If you’re into going for a run, then you’ll have to take your phone as there is still no GPS included. Equally, if you want to buy a drink afterwards, you can’t use your watch still as NFC is also missing.

All of these metrics and fitness functions have an impact on the battery life too, of course, depending on how often they are used. Withings’ claim of 30-day battery life isn’t overstating what the ScanWatch is capable of, however, in heavy use, it might be pushing it a little. I managed 21 days with everything turned on, which I think is still respectable. I think I could get close to the 30-day mark with a lot of the features turned off or infrequently used. Three Weeks is still more than adequate.

Health Mate – A Great Companion

Once you’re done with the watch for the day you can turn your attention to the Health Mate companion app or the Withings Health Mate web site, where you can review your progress against goals and your historical measurements. Health Mate doesn’t have the depth of say Polar or Garmin’s apps or Web offerings but it is more than enough information for myself. Anybody who takes a casual/passing interest in their health will find something of interest here.

Final Thoughts


Withings ScanWatch sitting on a table

Has Withings created the best Hybrid Smartwatch on the market? I’m not sure, I’d have to take a much closer look at some of the competitors. What I can tell you is they have managed to create something truly special. It looks great, it fits great, it’s comfortable, and it provides smartwatch elements that are naturally most important to people.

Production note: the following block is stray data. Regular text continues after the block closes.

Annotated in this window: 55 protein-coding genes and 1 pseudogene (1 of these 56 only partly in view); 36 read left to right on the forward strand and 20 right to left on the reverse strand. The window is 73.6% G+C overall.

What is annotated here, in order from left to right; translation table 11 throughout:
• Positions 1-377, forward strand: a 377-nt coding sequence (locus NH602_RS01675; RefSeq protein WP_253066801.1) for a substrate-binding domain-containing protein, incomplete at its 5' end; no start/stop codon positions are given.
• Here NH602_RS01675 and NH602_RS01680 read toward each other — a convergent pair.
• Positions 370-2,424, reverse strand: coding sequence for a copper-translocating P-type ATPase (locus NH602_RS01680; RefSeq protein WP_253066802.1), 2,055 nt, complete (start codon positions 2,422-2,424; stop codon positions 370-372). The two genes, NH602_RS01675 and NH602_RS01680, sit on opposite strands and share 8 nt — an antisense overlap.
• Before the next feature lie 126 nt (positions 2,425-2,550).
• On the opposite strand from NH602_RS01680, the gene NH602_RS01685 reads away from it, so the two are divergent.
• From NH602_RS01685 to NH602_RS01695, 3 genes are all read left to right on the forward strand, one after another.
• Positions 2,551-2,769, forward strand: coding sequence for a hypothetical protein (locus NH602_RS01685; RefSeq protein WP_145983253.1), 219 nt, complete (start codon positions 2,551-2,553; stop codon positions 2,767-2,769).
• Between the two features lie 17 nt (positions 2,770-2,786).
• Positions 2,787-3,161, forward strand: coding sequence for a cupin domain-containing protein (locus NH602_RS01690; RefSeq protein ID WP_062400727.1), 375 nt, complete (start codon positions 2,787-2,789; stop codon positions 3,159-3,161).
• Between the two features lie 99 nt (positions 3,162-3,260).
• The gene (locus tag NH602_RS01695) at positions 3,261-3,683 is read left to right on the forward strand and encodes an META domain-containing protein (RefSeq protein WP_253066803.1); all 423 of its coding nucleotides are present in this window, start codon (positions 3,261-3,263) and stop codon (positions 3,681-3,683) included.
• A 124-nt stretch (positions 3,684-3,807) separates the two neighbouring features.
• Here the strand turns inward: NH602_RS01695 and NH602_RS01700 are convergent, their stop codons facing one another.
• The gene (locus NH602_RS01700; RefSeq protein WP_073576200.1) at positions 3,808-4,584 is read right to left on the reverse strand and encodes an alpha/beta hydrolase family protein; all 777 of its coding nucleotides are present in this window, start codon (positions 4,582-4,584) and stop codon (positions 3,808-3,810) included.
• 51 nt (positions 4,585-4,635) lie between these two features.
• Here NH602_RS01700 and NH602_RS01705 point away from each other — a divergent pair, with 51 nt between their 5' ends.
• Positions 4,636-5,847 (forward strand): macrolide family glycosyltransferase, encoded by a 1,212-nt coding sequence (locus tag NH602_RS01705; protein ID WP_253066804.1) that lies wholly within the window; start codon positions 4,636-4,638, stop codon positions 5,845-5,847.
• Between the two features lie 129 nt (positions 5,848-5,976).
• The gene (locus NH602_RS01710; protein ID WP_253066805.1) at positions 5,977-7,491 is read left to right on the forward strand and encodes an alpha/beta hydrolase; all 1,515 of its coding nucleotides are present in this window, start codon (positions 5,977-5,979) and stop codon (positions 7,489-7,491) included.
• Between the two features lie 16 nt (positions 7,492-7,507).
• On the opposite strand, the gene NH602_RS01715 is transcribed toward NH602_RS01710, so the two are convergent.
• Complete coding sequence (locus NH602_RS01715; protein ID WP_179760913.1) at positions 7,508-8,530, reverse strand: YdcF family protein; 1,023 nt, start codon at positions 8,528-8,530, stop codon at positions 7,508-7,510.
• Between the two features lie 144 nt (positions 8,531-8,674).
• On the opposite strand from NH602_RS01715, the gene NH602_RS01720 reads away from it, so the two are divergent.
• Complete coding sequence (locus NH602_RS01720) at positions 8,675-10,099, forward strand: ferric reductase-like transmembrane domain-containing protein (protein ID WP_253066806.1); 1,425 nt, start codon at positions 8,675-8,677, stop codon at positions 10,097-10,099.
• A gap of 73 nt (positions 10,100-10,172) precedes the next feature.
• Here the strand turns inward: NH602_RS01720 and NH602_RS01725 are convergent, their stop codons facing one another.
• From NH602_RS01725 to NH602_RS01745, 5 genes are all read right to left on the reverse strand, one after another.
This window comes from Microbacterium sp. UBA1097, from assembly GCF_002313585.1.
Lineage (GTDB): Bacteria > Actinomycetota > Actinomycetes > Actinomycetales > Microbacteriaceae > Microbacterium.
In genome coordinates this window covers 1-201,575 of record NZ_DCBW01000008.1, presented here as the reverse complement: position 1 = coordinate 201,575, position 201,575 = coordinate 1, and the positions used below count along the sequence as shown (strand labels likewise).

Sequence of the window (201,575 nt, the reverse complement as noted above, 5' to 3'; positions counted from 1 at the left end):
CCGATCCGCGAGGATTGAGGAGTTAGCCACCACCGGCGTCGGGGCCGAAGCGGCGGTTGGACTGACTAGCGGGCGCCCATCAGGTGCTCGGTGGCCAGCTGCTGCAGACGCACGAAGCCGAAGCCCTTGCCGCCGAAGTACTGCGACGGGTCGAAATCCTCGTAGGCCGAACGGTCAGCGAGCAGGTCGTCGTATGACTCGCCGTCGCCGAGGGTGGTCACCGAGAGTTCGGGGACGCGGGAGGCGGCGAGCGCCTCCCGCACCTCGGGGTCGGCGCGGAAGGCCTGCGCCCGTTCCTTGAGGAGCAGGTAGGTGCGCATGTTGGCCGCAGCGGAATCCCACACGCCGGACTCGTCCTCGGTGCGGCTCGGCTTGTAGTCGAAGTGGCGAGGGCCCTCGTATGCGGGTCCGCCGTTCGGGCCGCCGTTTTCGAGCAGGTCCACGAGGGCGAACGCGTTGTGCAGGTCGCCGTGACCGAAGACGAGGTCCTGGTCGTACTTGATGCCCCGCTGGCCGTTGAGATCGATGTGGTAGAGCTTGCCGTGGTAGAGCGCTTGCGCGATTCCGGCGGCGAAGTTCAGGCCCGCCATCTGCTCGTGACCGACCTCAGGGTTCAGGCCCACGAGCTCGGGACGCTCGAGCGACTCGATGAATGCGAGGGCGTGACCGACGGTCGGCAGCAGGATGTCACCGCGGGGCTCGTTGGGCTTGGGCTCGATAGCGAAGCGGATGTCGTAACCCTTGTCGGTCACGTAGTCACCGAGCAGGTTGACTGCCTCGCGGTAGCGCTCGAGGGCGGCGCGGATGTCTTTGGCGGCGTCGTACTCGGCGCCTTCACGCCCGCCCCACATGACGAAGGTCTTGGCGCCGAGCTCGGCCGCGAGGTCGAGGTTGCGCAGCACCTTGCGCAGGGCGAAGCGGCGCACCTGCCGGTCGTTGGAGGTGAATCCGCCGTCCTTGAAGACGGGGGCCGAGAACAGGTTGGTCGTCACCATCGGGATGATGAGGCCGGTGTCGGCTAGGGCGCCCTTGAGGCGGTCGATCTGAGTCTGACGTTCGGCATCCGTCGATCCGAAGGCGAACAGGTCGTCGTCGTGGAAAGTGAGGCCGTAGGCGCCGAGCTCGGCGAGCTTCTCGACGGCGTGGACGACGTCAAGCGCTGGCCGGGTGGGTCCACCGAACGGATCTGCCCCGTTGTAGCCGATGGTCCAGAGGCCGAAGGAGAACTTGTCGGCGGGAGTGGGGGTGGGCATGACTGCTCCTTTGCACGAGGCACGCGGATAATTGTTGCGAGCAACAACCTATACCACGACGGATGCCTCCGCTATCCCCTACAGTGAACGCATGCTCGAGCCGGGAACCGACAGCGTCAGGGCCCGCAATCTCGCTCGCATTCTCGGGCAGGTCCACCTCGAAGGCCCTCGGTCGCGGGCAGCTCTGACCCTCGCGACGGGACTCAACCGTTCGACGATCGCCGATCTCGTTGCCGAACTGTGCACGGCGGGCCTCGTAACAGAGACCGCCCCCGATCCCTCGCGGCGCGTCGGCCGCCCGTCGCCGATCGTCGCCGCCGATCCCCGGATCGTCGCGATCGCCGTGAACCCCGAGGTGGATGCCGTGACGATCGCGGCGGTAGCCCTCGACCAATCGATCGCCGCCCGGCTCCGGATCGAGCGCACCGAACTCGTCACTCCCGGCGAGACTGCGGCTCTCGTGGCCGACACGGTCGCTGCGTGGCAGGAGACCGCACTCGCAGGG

The fitness tracking isn’t perfect, but it has come on leaps and bounds since their (cough Nokia) early efforts. I defy anybody not to be largely happy with the readings it takes. Furthermore, the amount of work put into the new features such as the ECG and breathing disturbance detection is to be applauded. They haven’t thrown these in as an afterthought; it’s foremost to their philosophy and if it helps users take more notice of their health, then that has to be positive.

Battery life is great once again, and aside from the slightly small digital screen, and the infuriating charger change, I can’t recommend this highly enough. The price bump is justified by Withings in the work it has had to undertake to align itself with the various medical outfits to get this technology to market. I understand that, but some may find a £280 Hybrid watch a little tough to take. Like it or not, it sits firmly in the middle of the smartwatch market price-wise and it has more elegance than most.

Take a punt!

About Craig Bradshaw

Tech enthusiast and Editor-in-Chief of MobileTechTalk